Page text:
Sunday, May 1, 2011

423. Sunday May 1, 2011 Interesting Cases - The 2nd case of a hissing cat

May 1, 2011 is a bright sunshine Sunday. Monday will be a holiday as May 1 is Labour Day. So, there would be a long weekend for leisure and the causeway to Malaysia would be clogged with cars from Singaporeans desperate to escape the concrete jungles of Singapore.

As I had spent 2 hours (not joking) inside a tour bus from Singapore to Johor Bahru (a 3/4-mile causeway) during one of such weekends to tour Malacca last year, I don't bother to waste so much time now to go on holidays to Malaysia on long weekends.

Things come in 3s sometimes. I had recently written about the case of the hissing cat with urethral obstruction. No news from the owner for the last few days after my follow up 24 hours after leaving Toa Payoh Vets. I presume they are happy with the outcome and I don't want to pester them since they have been asked to phone me if they have queries.

So, on this bright sunshine morning at 9.30 am, I was surprised to hear a cat hissing at my assistant, Mr Min. He was trying to get the cat spayed by Dr Jason Teo yesterday out of the cage to go home. The mother and adult daughter had come to pick up the cat to go home. The daughter helped by putting her hand in to take the cat out. A sudden swipe of the daughter's hand and she got a scratch.

So, what should Mr Vin do. Remember my report on Mr Vin being bitten on both hands by a cross-bred while helping Dr Teo to treat the maggot wounds? He was trying to muzzle the dog which was already tranquilised by Dr Teo. The dog bit him twice as he swung the muzzle onto the dog's face. Let sleeping dogs lie? I had to get him treated by the doctor and to teach him that he ought to use a big towel to cover the sedated dog's head instead of trying to muzzle. This dog was muzzle-shy as some dogs are gun-shy.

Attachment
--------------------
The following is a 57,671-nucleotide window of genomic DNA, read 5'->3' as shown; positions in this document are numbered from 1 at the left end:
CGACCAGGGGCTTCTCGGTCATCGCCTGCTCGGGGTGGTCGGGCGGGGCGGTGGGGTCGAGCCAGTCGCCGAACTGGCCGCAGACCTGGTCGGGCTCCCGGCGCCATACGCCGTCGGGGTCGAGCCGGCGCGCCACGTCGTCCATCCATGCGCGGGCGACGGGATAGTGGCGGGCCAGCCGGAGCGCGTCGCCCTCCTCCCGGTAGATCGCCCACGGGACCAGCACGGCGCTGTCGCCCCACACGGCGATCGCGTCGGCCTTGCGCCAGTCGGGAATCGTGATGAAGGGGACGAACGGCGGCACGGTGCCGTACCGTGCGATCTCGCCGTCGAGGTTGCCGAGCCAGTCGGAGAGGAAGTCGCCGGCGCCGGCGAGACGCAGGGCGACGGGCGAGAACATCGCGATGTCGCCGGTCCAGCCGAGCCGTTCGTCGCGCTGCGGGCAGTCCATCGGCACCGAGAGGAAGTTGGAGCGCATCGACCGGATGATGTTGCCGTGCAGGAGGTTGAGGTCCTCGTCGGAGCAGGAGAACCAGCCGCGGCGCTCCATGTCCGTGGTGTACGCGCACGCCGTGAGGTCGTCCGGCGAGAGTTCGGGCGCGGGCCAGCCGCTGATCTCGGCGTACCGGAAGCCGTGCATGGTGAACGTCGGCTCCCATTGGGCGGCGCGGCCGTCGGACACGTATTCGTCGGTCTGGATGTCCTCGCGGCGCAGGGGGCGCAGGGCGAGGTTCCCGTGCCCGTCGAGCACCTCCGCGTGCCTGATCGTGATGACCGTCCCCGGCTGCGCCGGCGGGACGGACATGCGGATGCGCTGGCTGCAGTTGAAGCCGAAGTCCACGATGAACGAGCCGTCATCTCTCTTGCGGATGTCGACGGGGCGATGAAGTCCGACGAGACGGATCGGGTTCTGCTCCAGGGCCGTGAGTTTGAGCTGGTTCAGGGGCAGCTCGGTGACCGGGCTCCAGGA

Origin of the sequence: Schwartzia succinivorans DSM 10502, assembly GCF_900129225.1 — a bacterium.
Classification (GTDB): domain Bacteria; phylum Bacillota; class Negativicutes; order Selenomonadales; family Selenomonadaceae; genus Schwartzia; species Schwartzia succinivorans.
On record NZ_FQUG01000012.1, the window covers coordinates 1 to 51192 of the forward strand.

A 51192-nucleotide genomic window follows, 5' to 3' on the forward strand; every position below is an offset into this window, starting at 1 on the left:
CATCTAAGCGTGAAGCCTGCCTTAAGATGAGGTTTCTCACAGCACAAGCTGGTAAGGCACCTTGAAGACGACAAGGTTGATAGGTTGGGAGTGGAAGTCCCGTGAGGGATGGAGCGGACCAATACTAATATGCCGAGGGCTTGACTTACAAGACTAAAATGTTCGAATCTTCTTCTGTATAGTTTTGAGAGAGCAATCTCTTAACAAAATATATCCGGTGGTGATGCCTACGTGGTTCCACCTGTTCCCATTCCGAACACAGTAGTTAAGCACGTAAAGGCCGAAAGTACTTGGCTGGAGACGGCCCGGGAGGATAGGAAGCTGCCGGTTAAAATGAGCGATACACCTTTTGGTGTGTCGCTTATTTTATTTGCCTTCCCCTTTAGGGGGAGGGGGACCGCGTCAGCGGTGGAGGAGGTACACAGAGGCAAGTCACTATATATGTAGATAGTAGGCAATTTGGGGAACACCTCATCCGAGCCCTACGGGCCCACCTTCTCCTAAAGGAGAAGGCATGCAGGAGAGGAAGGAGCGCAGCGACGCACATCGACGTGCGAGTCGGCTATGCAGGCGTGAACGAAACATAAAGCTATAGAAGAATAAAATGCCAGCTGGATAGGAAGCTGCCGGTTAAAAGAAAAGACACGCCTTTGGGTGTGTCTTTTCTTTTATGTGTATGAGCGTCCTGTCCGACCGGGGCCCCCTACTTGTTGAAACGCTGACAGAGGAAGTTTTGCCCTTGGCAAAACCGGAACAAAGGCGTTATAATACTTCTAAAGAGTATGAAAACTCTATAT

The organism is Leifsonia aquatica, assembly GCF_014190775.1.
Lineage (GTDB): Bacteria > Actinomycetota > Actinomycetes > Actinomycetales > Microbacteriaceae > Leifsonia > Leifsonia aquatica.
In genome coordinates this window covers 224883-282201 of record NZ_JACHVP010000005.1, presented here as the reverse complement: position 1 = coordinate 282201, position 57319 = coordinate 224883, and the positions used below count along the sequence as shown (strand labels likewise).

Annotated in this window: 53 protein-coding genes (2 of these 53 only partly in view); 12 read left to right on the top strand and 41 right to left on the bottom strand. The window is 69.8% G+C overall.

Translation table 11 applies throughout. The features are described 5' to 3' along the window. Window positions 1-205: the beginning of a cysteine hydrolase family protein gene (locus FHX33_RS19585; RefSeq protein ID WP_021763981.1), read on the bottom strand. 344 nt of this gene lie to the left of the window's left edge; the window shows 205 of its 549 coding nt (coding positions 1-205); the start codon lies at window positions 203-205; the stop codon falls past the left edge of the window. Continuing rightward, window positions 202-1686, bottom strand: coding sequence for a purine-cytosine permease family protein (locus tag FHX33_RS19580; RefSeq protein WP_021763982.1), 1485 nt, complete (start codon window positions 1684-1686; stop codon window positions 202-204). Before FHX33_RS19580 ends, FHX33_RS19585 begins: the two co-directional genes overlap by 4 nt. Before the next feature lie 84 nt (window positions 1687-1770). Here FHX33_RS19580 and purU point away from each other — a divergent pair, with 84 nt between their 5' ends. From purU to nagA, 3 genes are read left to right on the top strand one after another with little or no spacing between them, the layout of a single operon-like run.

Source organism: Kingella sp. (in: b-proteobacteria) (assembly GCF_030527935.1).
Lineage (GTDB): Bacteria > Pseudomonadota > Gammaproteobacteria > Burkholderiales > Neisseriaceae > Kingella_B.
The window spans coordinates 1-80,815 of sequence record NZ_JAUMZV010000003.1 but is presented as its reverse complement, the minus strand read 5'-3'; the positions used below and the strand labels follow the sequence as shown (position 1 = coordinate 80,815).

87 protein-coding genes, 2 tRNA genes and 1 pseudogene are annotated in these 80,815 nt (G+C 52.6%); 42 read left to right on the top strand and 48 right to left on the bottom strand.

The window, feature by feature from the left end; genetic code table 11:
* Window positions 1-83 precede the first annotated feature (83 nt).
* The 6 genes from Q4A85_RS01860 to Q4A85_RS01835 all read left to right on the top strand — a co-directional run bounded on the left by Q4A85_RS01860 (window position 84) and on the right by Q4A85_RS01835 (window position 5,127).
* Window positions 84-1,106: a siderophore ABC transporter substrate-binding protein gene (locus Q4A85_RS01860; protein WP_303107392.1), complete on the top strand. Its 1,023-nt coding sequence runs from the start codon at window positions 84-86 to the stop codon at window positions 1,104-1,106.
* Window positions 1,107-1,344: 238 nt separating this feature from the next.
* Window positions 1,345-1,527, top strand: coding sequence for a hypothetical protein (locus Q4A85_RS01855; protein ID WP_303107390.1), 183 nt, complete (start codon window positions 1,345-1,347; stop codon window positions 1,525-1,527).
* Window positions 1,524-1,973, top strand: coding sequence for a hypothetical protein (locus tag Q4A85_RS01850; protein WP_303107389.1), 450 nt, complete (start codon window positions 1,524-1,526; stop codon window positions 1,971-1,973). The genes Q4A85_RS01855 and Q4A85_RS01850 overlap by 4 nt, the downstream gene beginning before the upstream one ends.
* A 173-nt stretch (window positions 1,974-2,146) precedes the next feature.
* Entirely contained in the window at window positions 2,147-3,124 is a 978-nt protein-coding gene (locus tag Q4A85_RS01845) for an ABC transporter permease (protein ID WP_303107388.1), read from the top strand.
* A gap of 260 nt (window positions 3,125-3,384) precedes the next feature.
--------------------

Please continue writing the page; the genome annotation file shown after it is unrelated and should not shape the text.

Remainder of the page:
Now, he encountered a cat that swung her right paw out and hissed at him as he tried to get her out of the crate to put her inside the owner's top-opening carrier.

The cat hissed louder as he tried again. What should he do? "Thinking on your feet" is not easy for Mr Min as he still has many years of experience to know what to do. So he was bravely trying to get the cat out. His present procedure of opening the crate door and getting the cat out, if possible, would only get him wounded and the cat escaping. Becoming more ferocious. New clients would be arriving and witnessing such incident. I could foresee such a scenario. It would be a waste of time on this public holiday and time-wasting is not good for anyone.

"Has the owner a carrier that the cat can walk into?" I asked. The carrier was top opening and I don't expect a cat to just saunter into it.

"My daughter can get the cat out," the mother said.
"No, she can't", I said. "The cat had scratched her hand!"
This was the type of situation that required thinking on my feet.
What to do without traumatising the cat and the owners?

To make a long story short, I asked Mr Min to take a big towel to cover the crate's front and top. Then bring the crate with towel to the client's car. Put the crate inside, sit inside the car and go back with the client to their home. He took off the towel when he had the crate inside the car. "No, just cover the crate," I said. "The cat would feel more secure without seeing you."

As some clients don't bring back borrowed crates and bags, I had Mr Min to accompany the clients home. He came back soon as the clients were living nearby in Kim Keat.

He was unhurt and I hope he learnt something from me. Provoking an angry cat by trying to grab her out is not the solution. Unfortunately, it takes experiential learning to know what to do and everyone has to do it. Read widely. Some wisdom is also acquired from reading what others do and from asking the senior vets whom you have worked well with.

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